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Comms

You’re better off lifting than weeping

By | Comms | 9 Comments

Writing, like any artistic endeavor, is fraught with mental health pitfalls. This has always been the case, for as long as we’ve cared enough about artists to learn of their personal lives. Some of this is due to the uncertain nature of the business: fortunes rise and fall quickly, ambition is rarely paired with reward, and the snipe-hunt for respectability and social-standing is most often tied firmly to non-creative fields. And some of this is genuinely linked to root level mental health: your brain making too much of the sad chemical, and not enough of the happy chemical. In recent years, many prominent members of my genre have admitted to their struggles with depression, and I’ve seen it cut through luminaries in every other aspect of my life. I am now reading Stephen Ambrose’s Undaunted Courage, only to discover that Capain Merriweather Lewis (the explorer of Lewis & Clark fame) suffered from severe depression that most believe led to his…

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An open letter to Chief Warrant Officer Brad R. Torgersen

By | Comms | 622 Comments

Chief Warrant Officer Torgersen, As you are no doubt aware, The Don’t-Ask-Don’t-Tell Repeal Act of 2010 removed barriers to homosexual members in the armed services, who may now serve openly and as equals. You have long held the position that homosexuality is immoral behavior, and most recently made denigrating jokes regarding the orientation aimed at Mr. John Scalzi. Your moral positions are your own, and I will not question them. However, I will remind you that you are a military officer and charged with the leadership of men and women of *all* walks of life, religions, creeds, sexual orientations, socio-cultural backgrounds and ethnicities. Every single one of these people has the right to believe that you will faithfully discharge your duties as an officer, not spend their lives carelessly, not make them endure unnecessary hardship, that you will care for them with compassion and dedication. On or off duty, you are *always* an officer. Your repeated statements of your thoughts…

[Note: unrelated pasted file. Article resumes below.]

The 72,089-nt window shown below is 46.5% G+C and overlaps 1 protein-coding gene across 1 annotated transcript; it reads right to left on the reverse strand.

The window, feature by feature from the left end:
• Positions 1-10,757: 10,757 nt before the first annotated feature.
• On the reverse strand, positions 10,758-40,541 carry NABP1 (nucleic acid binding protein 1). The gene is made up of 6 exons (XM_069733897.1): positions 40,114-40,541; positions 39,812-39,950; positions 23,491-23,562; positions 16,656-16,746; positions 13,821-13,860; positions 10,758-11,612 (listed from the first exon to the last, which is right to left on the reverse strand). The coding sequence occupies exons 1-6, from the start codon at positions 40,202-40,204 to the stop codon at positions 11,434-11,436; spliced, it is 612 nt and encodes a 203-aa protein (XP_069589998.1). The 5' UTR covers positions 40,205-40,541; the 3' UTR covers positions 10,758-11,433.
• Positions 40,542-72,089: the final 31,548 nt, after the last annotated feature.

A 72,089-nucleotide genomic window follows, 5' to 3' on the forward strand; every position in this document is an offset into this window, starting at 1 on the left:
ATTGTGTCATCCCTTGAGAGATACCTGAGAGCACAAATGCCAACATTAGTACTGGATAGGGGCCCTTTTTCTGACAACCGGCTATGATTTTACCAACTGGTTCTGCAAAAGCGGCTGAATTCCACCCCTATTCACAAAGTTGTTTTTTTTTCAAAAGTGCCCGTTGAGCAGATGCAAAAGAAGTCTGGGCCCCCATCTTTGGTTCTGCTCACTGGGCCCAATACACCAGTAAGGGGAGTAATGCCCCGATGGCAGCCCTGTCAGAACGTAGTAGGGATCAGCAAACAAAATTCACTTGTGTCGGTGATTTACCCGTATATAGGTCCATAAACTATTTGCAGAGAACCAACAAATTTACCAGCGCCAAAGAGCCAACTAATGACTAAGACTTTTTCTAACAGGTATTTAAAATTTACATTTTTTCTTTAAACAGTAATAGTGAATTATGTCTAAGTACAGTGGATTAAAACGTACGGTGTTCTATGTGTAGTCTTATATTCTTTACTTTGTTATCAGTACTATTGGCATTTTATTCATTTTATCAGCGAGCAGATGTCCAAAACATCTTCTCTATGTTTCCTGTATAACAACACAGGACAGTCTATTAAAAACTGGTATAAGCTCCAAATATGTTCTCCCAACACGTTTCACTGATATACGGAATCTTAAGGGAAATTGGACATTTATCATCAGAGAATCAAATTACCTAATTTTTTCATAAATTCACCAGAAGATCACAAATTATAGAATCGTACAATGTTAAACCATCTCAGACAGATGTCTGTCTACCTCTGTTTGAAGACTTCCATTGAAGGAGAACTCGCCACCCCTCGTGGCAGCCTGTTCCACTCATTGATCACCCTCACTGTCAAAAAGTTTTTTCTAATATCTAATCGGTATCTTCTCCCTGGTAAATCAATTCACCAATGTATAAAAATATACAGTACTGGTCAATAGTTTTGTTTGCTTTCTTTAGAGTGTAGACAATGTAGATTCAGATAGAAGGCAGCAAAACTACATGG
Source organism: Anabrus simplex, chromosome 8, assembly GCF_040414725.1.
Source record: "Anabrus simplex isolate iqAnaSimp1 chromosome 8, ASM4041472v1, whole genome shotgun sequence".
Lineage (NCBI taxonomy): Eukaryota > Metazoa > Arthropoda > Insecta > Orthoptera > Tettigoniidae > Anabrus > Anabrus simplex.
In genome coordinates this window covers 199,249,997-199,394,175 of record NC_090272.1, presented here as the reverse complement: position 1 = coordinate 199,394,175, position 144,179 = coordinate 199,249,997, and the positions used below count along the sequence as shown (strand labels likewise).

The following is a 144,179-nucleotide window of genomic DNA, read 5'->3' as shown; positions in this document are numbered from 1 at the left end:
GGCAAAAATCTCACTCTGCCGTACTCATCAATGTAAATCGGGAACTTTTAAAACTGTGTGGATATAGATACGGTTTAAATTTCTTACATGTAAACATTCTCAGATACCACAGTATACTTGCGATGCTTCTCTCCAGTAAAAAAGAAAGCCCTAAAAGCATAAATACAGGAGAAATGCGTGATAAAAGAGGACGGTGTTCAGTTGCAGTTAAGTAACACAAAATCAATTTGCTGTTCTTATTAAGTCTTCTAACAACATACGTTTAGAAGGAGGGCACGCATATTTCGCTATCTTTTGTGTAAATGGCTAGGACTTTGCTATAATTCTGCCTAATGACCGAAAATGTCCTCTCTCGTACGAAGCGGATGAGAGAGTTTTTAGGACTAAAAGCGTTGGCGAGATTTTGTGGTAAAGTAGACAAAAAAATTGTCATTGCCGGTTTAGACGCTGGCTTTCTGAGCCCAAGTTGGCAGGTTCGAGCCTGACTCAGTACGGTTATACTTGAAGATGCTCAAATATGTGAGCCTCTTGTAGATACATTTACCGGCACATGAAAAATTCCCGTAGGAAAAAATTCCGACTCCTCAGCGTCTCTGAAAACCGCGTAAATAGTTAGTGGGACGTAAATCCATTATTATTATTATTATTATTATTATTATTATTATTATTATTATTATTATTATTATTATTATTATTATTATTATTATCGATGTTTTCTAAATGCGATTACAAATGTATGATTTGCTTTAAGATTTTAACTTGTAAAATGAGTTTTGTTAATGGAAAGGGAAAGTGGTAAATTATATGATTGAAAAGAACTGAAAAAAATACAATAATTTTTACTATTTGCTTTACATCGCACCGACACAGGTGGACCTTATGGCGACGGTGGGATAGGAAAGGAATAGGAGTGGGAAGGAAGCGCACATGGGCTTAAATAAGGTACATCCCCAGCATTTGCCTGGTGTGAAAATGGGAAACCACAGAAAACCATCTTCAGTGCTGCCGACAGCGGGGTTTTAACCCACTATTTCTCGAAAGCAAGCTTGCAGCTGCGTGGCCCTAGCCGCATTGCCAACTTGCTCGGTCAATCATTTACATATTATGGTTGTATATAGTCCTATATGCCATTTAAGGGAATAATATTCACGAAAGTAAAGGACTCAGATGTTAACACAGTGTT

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The Skull Throne Release Day

By | Comms | 2 Comments

Buy it on Barnes and Noble Buy it on Amazon Buy it on Indiebound Buy it at Powell’s THE SKULL THRONE, by Peter V. Brett, is out today. As I type this, the book is ranked #54 out of all books on Amazon Kindle. Not #54 out of Dark Fantasy, or Science Fiction and Fantasy, or even Fantasy. #54 in BOOKS. All books. This includes the Harry Potter novels, and 50 Shades of Gray, and the Bible. Suffice to say that the book has received a warm reception, and I couldn’t be happier if I’d written it myself. I’m one of the lucky few who got to beta-read the book. Pete and I have been encouraging one another to write, and pushing one another to be better at writing, for somewhere in the neighborhood of 15 years. He has pulled my fat out of the fire personally and professionally, propping me up during a crisis of faith, convicting me when…

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Letter from a cadet

By | Comms | 2 Comments

A few months ago, I received a letter from a cadet at one of the United States military academies. The cadet was a fan of my work and had met me at a convention, and felt comfortable enough with me to get in touch. This cadet was struggling with their decision to join up. They joined because they believed in the ideals of honesty, integrity, duty, and helping others. They still believe in these, but were struggling with doubts as to whether the military was where they were supposed to be. The letter didn’t come straight out and ask it, but it was clear the cadet wanted to know if I thought they should stay in, graduate and commission, or ring the bell and head home. When I first read the letter, I panicked with the kind of pompous overestimation of my own significance that is common to writers. Surely my answer would impact the future of this person’s life, the future of the military,…

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Nobody owns the military experience

By | Comms | 2 Comments

My novelette, Weapons in the Earth, is coming out in John Joseph Adams’ military fantasy anthology, OPERATION: ARCANA. It’s a Prisoner of War (POW) tale, told from the point of view of non-combatants. I was really proud to write it, if only because I hope it’ll shift the conversation on what constitutes a “military” story. After being asked how I considered it to be a “military” story in multiple interviews, I thought I’d talk about the issue here. It’s one that’s near and dear to my heart. Most “military” fiction addresses the warrior’s point of view, whether it be a dissection of tragedy like THE FOREVER WAR, a Ringoesque piece complete with blazing guns and waving flags, or the more balanced treatment in a Campbell or Buettner novel. Some highlight heroism and make forays into “gear porn,” others focus on the challenges of reintegration and the return home, but ALL share this – the warfighter is the center of the…

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